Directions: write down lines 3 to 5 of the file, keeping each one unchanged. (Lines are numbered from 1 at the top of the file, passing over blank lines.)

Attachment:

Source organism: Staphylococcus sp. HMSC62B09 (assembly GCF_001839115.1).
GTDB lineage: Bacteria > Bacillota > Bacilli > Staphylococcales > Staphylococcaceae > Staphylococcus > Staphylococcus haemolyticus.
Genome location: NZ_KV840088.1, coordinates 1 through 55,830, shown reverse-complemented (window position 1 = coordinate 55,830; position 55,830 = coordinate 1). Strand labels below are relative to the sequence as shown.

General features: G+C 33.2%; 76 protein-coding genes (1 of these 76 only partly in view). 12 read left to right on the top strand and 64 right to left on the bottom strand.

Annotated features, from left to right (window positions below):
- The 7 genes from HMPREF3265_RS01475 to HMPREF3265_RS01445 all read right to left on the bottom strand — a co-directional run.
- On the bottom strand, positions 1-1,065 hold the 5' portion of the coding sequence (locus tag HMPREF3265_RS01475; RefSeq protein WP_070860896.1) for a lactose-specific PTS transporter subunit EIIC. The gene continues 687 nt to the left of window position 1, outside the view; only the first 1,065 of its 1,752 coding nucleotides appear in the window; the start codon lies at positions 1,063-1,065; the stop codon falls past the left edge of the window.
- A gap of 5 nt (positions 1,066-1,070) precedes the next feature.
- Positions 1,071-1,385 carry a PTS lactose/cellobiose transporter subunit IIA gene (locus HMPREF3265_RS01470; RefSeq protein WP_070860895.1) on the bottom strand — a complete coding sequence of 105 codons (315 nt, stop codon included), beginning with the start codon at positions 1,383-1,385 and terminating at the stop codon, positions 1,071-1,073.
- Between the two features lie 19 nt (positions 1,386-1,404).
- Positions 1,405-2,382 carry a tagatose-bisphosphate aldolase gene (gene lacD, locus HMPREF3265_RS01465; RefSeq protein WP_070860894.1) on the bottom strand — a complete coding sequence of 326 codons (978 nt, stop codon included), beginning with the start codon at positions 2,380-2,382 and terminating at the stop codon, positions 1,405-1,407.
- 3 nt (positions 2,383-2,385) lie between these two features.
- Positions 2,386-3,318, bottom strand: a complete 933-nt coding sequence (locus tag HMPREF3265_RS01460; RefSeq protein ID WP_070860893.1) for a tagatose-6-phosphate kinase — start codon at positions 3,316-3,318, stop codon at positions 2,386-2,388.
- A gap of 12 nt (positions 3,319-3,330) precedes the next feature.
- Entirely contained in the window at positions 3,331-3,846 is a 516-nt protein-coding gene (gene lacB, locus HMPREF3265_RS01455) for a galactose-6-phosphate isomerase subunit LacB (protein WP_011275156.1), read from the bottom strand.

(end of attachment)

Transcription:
Genome location: NZ_KV840088.1, coordinates 1 through 55,830, shown reverse-complemented (window position 1 = coordinate 55,830; position 55,830 = coordinate 1). Strand labels below are relative to the sequence as shown.

General features: G+C 33.2%; 76 protein-coding genes (1 of these 76 only partly in view). 12 read left to right on the top strand and 64 right to left on the bottom strand.

Annotated features, from left to right (window positions below):